Santander Banco, one of Spain's and the world's largest banks, purchased a significant portion of Citigroup's auto loan portfolio. Santander did not buy all of Citi's auto loans, but your loan is apparently one in the portfolio it did buy.
Normally, when a loan is bought, the original servicer notifies the borrower as a matter of common courtesy. It tells you the loan was sold, who your new lender is, and where you will now be sending payments. In your case, it is understandable you were a taken aback by being contacted out of the blue by a party you have never heard of. After all, who in the US outside of the banking business has ever heard of Santander? Still, Citi and Santander's rude behavior does not mean anything improper occurred.
It was not illegal for Citi to sell your loan. The terms of your loan did not change when Citi assigned or sold the loan the Santander. Santander assumed all terms and conditions of your Citi loan, and it would be illegal for Santander to change your interest rate or the monthly payment required unilaterally. You stated the loan was modified, but I am not clear what you meant by that, and which terms or conditions changed.
Customarily, when a new creditor assumes a loan, it does not ask the debtor to sign a new or agreement. One of the reasons it is buying a loan is because the loan's history, risks, and expected return are known or easy to project. It baffles me Santander would risk losing you (and presumably other customers) by asking you to sign new loan agreements, which will almost certainly prompt many customers to shop around for better rates and terms.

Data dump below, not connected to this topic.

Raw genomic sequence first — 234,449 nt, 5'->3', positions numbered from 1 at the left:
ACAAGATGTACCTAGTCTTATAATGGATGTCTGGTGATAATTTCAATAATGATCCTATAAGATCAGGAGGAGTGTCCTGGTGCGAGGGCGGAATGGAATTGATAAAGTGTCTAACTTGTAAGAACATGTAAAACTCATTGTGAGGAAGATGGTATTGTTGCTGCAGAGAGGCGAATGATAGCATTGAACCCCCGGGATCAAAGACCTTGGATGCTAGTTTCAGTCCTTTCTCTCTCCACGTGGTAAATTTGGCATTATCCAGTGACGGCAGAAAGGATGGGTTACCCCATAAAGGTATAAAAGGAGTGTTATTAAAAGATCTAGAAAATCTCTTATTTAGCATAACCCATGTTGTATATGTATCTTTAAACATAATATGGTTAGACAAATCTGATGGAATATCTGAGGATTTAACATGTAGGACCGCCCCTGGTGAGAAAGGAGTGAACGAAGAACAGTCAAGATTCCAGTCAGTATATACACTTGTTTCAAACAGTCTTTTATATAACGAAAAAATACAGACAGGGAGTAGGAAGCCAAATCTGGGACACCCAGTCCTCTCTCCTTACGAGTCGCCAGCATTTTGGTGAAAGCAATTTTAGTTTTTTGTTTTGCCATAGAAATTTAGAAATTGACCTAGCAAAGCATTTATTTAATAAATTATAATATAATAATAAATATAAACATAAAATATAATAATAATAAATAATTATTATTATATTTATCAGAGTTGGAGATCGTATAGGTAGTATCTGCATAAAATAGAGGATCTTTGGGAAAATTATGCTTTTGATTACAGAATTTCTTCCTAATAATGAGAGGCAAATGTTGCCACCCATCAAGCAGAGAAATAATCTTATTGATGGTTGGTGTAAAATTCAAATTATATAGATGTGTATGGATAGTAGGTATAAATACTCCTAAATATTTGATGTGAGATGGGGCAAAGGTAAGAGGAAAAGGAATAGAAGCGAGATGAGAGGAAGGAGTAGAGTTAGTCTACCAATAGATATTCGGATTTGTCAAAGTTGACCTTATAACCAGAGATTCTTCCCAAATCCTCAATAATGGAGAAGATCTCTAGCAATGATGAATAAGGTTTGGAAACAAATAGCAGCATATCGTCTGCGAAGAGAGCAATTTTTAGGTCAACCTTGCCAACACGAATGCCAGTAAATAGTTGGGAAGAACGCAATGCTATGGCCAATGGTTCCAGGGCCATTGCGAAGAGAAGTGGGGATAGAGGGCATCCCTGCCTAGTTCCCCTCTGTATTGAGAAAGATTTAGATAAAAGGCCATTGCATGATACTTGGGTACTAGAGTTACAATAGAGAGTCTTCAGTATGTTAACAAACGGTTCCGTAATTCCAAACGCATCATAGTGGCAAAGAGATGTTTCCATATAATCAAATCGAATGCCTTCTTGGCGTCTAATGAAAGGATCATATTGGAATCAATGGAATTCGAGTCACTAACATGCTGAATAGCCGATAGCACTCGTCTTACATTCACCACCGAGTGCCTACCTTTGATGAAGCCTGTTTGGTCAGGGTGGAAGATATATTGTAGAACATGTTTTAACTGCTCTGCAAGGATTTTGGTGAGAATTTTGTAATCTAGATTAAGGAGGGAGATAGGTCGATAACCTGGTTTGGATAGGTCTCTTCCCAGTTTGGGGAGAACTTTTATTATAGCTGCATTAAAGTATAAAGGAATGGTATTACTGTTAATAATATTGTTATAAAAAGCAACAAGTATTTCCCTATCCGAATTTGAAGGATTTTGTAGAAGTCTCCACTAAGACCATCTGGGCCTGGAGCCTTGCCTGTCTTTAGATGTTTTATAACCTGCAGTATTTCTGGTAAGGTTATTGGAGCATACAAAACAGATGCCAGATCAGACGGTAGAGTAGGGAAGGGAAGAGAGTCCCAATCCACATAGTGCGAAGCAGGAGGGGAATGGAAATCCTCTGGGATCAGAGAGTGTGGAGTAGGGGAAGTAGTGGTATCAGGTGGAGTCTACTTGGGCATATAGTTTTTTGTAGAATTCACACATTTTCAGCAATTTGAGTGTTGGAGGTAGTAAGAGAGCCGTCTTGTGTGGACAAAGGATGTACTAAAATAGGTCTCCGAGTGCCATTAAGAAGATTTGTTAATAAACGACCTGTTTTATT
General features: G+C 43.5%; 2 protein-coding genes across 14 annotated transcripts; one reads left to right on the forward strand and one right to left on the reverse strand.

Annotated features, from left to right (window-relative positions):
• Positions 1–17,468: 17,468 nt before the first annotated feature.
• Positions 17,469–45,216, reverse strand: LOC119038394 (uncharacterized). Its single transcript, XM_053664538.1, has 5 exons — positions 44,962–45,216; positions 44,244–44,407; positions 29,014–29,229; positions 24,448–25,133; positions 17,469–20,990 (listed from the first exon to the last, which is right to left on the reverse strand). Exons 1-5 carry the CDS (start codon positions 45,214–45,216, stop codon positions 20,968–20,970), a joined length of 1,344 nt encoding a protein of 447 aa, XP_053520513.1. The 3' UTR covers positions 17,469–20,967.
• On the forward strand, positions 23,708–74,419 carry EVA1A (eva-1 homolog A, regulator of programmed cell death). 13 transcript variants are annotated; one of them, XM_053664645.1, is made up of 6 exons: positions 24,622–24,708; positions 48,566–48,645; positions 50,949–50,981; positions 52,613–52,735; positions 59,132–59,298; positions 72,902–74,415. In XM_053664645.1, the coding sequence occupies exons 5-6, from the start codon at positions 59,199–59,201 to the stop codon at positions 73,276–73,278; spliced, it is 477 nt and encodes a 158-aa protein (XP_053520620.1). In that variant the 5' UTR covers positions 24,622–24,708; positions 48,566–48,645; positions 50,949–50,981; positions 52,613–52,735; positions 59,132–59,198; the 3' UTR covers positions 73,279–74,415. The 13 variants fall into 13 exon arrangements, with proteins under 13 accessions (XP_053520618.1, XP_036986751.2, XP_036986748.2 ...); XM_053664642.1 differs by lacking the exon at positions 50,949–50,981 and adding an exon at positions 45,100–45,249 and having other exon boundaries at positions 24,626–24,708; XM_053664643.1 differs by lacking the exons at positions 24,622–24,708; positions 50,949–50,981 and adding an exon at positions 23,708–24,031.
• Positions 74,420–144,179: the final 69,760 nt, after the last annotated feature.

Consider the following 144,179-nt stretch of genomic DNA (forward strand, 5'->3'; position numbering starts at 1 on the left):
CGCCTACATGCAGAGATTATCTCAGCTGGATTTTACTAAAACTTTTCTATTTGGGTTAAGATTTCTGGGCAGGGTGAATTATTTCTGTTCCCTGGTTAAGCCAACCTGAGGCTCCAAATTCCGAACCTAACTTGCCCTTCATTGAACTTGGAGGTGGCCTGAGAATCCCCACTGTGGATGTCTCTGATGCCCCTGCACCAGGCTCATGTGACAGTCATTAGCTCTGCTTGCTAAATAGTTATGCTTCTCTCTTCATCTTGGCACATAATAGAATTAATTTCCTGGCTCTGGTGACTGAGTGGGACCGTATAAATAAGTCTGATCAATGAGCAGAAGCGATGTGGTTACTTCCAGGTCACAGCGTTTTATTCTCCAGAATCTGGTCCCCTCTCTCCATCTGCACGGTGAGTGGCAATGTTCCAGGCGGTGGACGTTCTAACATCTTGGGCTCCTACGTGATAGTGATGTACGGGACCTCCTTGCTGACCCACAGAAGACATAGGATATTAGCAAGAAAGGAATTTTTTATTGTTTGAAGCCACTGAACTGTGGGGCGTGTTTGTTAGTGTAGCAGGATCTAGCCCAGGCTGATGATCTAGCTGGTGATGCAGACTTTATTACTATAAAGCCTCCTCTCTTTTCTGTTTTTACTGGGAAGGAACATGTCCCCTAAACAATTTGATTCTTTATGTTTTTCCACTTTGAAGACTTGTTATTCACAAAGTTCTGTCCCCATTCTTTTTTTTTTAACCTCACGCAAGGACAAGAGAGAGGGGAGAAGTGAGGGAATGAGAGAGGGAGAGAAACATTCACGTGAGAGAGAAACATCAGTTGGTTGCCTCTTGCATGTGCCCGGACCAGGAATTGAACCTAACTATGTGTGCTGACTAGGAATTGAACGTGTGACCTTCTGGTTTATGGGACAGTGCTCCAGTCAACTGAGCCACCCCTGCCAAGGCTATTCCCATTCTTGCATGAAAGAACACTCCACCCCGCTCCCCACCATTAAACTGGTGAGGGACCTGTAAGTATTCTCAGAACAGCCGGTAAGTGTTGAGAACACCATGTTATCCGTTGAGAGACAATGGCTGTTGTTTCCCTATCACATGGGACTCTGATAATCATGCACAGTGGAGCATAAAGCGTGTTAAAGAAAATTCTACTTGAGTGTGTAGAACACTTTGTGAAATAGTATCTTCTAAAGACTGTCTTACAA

What I am about to write is purely speculation, but perhaps the terms of your Citi loan are such that Santander believes it cannot make money on your loan, and would not mind losing you if you take your business elsewhere.
If you do not wish to do business with Santander, refinance your vehicle loan. Refinancing may not make sense if you are already years into the loan, because you will have paid off most of the interest on the loan at that time.
Alternatively, refuse to sign Santander's agreement. You are under no obligation to say yes to Santander's request to accept different terms and conditions.
I encourage you to read some useful information about auto loans that will help you compare and contrast terms and conditions of vehicle loans.
I hope this information helps you Find. Learn & Save.